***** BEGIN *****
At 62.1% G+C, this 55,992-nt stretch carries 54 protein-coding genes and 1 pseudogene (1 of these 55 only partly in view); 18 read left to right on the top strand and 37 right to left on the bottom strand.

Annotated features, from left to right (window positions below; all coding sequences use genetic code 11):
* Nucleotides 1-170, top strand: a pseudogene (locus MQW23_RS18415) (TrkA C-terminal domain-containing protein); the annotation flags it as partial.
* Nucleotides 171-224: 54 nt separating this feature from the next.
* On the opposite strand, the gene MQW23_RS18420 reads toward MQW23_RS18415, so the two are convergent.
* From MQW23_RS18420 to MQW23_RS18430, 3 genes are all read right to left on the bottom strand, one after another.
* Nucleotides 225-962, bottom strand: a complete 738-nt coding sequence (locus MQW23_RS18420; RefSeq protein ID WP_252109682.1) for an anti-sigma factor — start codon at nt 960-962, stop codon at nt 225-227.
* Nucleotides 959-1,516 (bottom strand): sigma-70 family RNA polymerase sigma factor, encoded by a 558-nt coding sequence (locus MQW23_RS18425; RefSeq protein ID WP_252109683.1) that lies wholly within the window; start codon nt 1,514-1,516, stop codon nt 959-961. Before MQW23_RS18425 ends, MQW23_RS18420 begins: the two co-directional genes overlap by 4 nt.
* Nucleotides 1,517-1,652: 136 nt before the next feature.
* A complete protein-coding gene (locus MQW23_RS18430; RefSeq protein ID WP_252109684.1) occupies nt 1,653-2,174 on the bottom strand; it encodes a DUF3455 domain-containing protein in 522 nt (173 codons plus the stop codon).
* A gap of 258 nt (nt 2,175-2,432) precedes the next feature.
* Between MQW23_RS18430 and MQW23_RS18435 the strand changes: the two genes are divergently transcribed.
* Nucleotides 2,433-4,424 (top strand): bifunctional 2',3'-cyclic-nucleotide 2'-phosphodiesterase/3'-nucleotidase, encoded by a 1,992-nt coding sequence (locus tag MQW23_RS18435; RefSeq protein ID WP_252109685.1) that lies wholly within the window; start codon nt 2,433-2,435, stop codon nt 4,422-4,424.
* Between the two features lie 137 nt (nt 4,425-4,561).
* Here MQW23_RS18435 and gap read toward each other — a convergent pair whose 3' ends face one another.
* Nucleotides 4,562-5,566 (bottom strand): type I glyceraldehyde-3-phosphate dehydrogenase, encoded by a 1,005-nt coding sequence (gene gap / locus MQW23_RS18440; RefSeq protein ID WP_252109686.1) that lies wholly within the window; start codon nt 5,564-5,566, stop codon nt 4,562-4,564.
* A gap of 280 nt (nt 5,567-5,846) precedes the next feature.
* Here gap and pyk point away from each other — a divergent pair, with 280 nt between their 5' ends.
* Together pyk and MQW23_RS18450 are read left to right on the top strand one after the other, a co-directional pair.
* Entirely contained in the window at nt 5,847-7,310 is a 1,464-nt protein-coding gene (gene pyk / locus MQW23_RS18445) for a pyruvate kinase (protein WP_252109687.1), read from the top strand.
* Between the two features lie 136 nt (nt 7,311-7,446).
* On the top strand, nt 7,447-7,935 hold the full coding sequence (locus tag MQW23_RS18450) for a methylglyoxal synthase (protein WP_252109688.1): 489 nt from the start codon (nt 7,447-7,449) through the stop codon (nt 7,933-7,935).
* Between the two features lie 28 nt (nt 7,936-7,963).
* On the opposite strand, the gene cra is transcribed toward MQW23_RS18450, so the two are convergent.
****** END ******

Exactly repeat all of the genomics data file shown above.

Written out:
At 62.1% G+C, this 55,992-nt stretch carries 54 protein-coding genes and 1 pseudogene (1 of these 55 only partly in view); 18 read left to right on the top strand and 37 right to left on the bottom strand.

Annotated features, from left to right (window positions below; all coding sequences use genetic code 11):
* Nucleotides 1-170, top strand: a pseudogene (locus MQW23_RS18415) (TrkA C-terminal domain-containing protein); the annotation flags it as partial.
* Nucleotides 171-224: 54 nt separating this feature from the next.
* On the opposite strand, the gene MQW23_RS18420 reads toward MQW23_RS18415, so the two are convergent.
* From MQW23_RS18420 to MQW23_RS18430, 3 genes are all read right to left on the bottom strand, one after another.
* Nucleotides 225-962, bottom strand: a complete 738-nt coding sequence (locus MQW23_RS18420; RefSeq protein ID WP_252109682.1) for an anti-sigma factor — start codon at nt 960-962, stop codon at nt 225-227.
* Nucleotides 959-1,516 (bottom strand): sigma-70 family RNA polymerase sigma factor, encoded by a 558-nt coding sequence (locus MQW23_RS18425; RefSeq protein ID WP_252109683.1) that lies wholly within the window; start codon nt 1,514-1,516, stop codon nt 959-961. Before MQW23_RS18425 ends, MQW23_RS18420 begins: the two co-directional genes overlap by 4 nt.
* Nucleotides 1,517-1,652: 136 nt before the next feature.
* A complete protein-coding gene (locus MQW23_RS18430; RefSeq protein ID WP_252109684.1) occupies nt 1,653-2,174 on the bottom strand; it encodes a DUF3455 domain-containing protein in 522 nt (173 codons plus the stop codon).
* A gap of 258 nt (nt 2,175-2,432) precedes the next feature.
* Between MQW23_RS18430 and MQW23_RS18435 the strand changes: the two genes are divergently transcribed.
* Nucleotides 2,433-4,424 (top strand): bifunctional 2',3'-cyclic-nucleotide 2'-phosphodiesterase/3'-nucleotidase, encoded by a 1,992-nt coding sequence (locus tag MQW23_RS18435; RefSeq protein ID WP_252109685.1) that lies wholly within the window; start codon nt 2,433-2,435, stop codon nt 4,422-4,424.
* Between the two features lie 137 nt (nt 4,425-4,561).
* Here MQW23_RS18435 and gap read toward each other — a convergent pair whose 3' ends face one another.
* Nucleotides 4,562-5,566 (bottom strand): type I glyceraldehyde-3-phosphate dehydrogenase, encoded by a 1,005-nt coding sequence (gene gap / locus MQW23_RS18440; RefSeq protein ID WP_252109686.1) that lies wholly within the window; start codon nt 5,564-5,566, stop codon nt 4,562-4,564.
* A gap of 280 nt (nt 5,567-5,846) precedes the next feature.
* Here gap and pyk point away from each other — a divergent pair, with 280 nt between their 5' ends.
* Together pyk and MQW23_RS18450 are read left to right on the top strand one after the other, a co-directional pair.
* Entirely contained in the window at nt 5,847-7,310 is a 1,464-nt protein-coding gene (gene pyk / locus MQW23_RS18445) for a pyruvate kinase (protein WP_252109687.1), read from the top strand.
* Between the two features lie 136 nt (nt 7,311-7,446).
* On the top strand, nt 7,447-7,935 hold the full coding sequence (locus tag MQW23_RS18450) for a methylglyoxal synthase (protein WP_252109688.1): 489 nt from the start codon (nt 7,447-7,449) through the stop codon (nt 7,933-7,935).
* Between the two features lie 28 nt (nt 7,936-7,963).
* On the opposite strand, the gene cra is transcribed toward MQW23_RS18450, so the two are convergent.